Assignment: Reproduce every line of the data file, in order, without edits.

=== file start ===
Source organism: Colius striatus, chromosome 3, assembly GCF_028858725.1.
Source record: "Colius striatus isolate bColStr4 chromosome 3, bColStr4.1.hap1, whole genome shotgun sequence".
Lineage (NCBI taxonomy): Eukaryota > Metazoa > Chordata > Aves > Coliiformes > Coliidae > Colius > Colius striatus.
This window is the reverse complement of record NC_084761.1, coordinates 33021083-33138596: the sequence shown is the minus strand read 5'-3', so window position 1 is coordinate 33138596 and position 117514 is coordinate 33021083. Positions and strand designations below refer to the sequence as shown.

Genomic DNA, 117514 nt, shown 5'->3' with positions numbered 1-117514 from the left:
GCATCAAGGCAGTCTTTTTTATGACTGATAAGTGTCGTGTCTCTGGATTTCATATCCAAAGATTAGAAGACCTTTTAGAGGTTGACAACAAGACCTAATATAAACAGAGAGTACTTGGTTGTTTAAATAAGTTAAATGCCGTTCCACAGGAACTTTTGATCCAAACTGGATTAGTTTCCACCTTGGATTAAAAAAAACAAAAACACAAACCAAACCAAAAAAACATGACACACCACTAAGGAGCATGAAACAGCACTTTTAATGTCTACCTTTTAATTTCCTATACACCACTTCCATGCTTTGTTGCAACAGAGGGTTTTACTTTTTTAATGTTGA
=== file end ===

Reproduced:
Source organism: Colius striatus, chromosome 3, assembly GCF_028858725.1.
Source record: "Colius striatus isolate bColStr4 chromosome 3, bColStr4.1.hap1, whole genome shotgun sequence".
Lineage (NCBI taxonomy): Eukaryota > Metazoa > Chordata > Aves > Coliiformes > Coliidae > Colius > Colius striatus.
This window is the reverse complement of record NC_084761.1, coordinates 33021083-33138596: the sequence shown is the minus strand read 5'-3', so window position 1 is coordinate 33138596 and position 117514 is coordinate 33021083. Positions and strand designations below refer to the sequence as shown.

Genomic DNA, 117514 nt, shown 5'->3' with positions numbered 1-117514 from the left:
GCATCAAGGCAGTCTTTTTTATGACTGATAAGTGTCGTGTCTCTGGATTTCATATCCAAAGATTAGAAGACCTTTTAGAGGTTGACAACAAGACCTAATATAAACAGAGAGTACTTGGTTGTTTAAATAAGTTAAATGCCGTTCCACAGGAACTTTTGATCCAAACTGGATTAGTTTCCACCTTGGATTAAAAAAAACAAAAACACAAACCAAACCAAAAAAACATGACACACCACTAAGGAGCATGAAACAGCACTTTTAATGTCTACCTTTTAATTTCCTATACACCACTTCCATGCTTTGTTGCAACAGAGGGTTTTACTTTTTTAATGTTGA